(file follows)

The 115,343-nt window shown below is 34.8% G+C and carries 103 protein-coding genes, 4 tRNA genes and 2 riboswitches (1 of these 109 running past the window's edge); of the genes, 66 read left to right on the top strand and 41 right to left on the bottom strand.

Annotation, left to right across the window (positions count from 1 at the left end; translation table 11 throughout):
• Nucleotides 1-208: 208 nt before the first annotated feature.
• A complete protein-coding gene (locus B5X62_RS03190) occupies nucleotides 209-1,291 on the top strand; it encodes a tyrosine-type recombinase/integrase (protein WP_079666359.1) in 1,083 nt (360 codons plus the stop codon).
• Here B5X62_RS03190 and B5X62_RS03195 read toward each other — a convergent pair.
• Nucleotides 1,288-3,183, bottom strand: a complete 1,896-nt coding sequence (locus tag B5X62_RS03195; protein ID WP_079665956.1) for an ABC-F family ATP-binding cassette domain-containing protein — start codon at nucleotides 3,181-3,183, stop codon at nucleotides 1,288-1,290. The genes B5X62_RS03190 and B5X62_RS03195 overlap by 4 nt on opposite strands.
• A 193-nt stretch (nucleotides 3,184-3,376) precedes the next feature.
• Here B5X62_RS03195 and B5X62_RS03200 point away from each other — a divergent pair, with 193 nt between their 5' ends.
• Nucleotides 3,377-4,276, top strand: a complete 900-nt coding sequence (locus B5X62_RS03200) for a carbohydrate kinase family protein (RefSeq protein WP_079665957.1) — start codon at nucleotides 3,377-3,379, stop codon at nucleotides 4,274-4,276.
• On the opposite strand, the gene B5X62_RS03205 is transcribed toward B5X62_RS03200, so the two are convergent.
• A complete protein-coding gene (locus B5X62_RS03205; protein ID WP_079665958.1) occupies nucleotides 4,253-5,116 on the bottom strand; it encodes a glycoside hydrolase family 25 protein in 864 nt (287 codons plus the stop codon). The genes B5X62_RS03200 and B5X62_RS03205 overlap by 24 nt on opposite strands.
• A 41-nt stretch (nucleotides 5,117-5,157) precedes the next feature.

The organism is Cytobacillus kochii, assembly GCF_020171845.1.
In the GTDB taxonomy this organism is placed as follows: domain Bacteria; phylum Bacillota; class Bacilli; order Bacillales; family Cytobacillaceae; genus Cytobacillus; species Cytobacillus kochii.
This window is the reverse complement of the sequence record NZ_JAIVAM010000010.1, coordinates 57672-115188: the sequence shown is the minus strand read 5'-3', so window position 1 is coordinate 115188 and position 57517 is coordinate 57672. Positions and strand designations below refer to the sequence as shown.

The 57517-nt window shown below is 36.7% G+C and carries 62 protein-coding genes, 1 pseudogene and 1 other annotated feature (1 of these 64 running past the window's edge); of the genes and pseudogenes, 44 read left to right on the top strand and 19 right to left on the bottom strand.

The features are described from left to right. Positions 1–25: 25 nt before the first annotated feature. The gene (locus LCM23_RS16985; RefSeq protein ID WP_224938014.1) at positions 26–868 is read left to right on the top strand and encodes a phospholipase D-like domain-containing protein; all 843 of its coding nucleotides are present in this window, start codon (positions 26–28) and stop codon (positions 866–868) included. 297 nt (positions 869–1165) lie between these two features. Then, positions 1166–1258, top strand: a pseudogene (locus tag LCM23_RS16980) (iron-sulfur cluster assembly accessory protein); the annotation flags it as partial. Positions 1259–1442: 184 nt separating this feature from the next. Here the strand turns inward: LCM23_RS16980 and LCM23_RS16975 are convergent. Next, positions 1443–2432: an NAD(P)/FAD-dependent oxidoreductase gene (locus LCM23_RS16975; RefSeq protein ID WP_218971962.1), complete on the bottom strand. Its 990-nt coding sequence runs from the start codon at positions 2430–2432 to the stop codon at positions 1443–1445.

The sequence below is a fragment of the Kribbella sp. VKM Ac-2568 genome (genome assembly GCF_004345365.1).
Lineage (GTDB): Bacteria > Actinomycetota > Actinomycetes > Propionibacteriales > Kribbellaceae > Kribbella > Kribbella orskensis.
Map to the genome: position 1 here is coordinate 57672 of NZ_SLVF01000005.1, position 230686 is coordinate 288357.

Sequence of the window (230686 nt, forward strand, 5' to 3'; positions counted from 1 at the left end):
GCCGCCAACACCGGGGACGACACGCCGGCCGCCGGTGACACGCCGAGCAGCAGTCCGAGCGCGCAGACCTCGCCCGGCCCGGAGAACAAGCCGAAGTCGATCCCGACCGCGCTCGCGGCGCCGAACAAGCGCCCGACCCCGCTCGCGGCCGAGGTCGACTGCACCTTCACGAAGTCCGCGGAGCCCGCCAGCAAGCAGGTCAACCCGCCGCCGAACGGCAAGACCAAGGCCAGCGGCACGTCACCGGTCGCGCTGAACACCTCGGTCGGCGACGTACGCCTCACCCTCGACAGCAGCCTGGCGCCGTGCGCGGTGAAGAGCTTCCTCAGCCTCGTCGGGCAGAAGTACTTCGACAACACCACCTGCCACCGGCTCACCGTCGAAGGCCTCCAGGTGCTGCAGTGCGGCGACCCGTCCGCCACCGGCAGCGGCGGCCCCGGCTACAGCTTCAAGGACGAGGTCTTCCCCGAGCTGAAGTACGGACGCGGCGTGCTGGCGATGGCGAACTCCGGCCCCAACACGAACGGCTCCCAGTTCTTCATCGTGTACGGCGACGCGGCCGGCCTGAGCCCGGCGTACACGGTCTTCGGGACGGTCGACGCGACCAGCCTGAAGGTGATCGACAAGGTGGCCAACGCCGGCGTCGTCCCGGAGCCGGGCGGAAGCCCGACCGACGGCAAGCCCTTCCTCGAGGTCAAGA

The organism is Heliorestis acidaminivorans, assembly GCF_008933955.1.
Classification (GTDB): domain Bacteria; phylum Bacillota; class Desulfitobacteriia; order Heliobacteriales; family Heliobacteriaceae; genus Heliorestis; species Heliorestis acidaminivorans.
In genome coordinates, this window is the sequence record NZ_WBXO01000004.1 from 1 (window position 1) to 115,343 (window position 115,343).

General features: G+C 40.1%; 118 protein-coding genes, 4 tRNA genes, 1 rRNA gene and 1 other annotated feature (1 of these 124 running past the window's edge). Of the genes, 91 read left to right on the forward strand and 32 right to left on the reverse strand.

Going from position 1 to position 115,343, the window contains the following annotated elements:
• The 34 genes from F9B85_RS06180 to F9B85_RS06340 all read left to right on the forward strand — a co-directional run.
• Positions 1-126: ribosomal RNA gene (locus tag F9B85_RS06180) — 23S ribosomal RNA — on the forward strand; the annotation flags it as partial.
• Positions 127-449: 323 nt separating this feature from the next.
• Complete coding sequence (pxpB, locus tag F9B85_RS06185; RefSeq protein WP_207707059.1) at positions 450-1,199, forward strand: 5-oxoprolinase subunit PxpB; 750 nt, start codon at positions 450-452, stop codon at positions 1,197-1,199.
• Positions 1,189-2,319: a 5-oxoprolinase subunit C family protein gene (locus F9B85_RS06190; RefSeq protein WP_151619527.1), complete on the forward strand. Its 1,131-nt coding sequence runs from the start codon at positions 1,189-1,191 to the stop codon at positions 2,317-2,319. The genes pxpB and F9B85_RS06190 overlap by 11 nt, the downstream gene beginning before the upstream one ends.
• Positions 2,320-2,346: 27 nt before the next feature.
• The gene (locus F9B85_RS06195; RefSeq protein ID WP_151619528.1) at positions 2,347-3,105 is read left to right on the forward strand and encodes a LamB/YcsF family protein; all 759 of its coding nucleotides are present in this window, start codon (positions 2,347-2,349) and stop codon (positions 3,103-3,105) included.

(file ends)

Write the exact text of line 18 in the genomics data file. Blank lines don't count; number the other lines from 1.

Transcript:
The sequence below is a fragment of the Kribbella sp. VKM Ac-2568 genome (genome assembly GCF_004345365.1).